Review by Brittany Crowell
The audience waits with a blank stage, exposing the brick of the theater walls and framing the playing space with an array of theatrical lighting that will shift seamlessly between each new beat of the story (lighting design by Aaron Copp). Mike Birbiglia, an actor, comedian, and storyteller, who has performed several live shows (a few of which were made into movies or Netflix specials), animates the full space in The New One, playing at the Cort Theatre on Broadway.
Birbiglia is an expert storyteller and crafter of jokes. He immediately brings the audience into the space with him by telling us that before he begins his story, he wants to tell us about his couch. He then explains the progression of his relationship with his couch, from his early 20s, street-side, garbage couch to dropping a large amount of money for his first good couch and all of the wonderful memories made on the couch in the years after. The couch unifies the audience and gives us all a point of entry into a very specific story that we may not all be able to relate to directly. The couch becomes one of the main characters of the story and we follow the shifts in narrative through the couch: how its purpose or stature transitions and how our relationship to this universally known object changes.
Birbiglia then jumps into The New One, a story about his journey from not wanting to have a child, to deciding to have a child, to having one and not knowing what to do, to realizing that there is good and joy in this “new” experience.
The couch isn’t the only punchline that returns later. Birbiglia is a master at crafting through-lines for his jokes, making the audience feel like they are in on it, that there is an inside joke within the theater that anyone who hasn’t been following the story wouldn’t understand. In this way, Birbiglia is crafting a deeper relationship and trust with the audience; we travel with him as he teeters on the line and are more forgiving and understanding if our line for humor is ever crossed. At the end of the day, Birbiglia allows us all to laugh at him as we relate to him, remaining (for the most part) the butt of all of his own jokes.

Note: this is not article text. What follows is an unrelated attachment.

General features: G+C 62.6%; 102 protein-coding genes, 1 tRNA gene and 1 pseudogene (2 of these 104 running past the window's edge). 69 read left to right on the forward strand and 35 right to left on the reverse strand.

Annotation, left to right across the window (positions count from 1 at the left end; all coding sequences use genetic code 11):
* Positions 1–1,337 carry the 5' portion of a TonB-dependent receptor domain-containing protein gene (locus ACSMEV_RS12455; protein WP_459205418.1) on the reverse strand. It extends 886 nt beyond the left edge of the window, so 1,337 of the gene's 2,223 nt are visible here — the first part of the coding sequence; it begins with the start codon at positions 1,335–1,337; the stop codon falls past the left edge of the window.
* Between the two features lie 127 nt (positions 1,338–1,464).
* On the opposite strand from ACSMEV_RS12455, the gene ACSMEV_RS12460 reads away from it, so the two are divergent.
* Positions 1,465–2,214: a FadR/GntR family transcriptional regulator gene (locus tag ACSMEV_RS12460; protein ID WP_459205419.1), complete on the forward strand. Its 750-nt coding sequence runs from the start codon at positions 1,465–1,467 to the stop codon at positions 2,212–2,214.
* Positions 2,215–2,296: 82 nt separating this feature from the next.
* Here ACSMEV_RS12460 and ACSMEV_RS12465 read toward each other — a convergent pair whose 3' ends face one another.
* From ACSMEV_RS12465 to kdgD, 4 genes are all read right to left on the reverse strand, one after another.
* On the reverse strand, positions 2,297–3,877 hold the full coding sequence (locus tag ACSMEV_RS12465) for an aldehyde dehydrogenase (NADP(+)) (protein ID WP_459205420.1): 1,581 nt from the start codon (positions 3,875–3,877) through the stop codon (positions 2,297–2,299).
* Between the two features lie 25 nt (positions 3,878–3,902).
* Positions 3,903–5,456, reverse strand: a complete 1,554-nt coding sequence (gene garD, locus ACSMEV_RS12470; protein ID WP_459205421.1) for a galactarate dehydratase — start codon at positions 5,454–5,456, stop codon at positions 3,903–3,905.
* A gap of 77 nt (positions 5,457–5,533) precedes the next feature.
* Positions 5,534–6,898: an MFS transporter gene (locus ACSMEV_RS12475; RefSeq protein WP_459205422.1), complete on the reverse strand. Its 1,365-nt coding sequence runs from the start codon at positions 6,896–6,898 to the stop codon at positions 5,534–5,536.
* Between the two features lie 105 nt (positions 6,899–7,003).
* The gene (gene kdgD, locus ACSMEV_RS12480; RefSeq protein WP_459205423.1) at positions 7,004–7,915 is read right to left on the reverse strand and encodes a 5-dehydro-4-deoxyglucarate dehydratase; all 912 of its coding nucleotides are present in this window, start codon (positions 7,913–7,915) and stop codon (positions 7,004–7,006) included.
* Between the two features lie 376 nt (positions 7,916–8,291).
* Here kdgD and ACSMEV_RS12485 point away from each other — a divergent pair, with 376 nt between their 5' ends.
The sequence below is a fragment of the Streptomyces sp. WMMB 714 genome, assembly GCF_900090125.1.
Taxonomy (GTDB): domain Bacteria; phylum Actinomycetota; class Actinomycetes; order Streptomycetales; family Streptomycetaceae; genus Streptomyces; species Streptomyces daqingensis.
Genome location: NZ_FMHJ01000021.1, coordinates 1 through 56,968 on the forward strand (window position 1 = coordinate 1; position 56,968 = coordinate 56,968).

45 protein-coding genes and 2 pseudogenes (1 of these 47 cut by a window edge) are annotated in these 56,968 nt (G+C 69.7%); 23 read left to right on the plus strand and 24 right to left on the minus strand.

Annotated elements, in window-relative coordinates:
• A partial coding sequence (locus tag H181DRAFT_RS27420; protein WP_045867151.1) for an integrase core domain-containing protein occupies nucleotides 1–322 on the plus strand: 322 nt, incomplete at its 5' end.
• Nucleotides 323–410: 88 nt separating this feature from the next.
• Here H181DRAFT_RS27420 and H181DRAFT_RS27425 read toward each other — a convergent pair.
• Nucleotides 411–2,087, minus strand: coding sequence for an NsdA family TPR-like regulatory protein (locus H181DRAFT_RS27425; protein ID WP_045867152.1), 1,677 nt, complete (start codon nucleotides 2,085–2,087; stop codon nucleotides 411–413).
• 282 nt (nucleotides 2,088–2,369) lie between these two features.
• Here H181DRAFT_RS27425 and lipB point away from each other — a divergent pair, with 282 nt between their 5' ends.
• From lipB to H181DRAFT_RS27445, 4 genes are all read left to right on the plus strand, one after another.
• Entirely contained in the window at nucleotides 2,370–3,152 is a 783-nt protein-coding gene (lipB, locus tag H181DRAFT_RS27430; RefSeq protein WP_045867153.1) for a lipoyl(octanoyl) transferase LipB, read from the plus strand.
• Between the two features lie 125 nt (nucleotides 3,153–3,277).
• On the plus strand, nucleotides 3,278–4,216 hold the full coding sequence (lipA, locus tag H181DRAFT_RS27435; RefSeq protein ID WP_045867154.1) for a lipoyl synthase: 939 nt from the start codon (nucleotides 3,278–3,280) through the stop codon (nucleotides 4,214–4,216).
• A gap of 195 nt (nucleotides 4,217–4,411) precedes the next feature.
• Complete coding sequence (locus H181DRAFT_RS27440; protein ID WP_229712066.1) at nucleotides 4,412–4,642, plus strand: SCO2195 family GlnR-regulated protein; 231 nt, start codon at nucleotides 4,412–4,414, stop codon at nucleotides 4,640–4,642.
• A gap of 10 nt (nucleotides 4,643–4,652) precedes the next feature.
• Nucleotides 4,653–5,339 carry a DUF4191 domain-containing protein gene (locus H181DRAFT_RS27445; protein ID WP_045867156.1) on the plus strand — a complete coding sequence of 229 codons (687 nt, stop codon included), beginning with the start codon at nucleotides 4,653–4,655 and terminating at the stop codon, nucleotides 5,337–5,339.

Most of the jokes within this show were solidly on the good side of my line, however, there reached a point towards the end of the piece where the joke of how awful children are reached a potentially polarizing place for the audience – those who don’t want children continued to laugh while those who did might have felt alienated, however, quickly, the story resolved itself into finding joy in this “new” experience, and the audience left the theater with more hope than remorse or fear.
In this time of political divide and tension, it was refreshing to laugh with an entire theatre of people about the troubles and aches of a universally human conundrum. The piece acknowledged our current social and political landscape, but didn’t inspect it or rely on it for the laughs, which led to a refreshing evening of laughter-as-medicine. The audience connected with those around them as we laughed together about what it means to have (or not have) children.
THE NEW ONE – written by Mike Birbiglia; directed by Seth Barrish
WITH – Mike Birbiglia (himself)
Scenic design by Beowulf Boritt; lighting design by Aaron Copp; sound design by Leon Rothenberg; additional writing by Jennifer Hope Stein; executive producer, Ira Glass; associate producer, Joseph Birbiglia; production consultant, Mike Lavoie; creative consultant, Peter Salomone and Jonny Levin; consigliere, Mike Berkowitz; general manager, Bespoke Theatricals; technical supervisor, Hudson Theatrical Associates; production stage manager; Ira Mont. At the Cort Theatre (138 W 48th St); www.thenewone.com; 212-239-6200; through January 9. Running time: 80 minutes no intermission.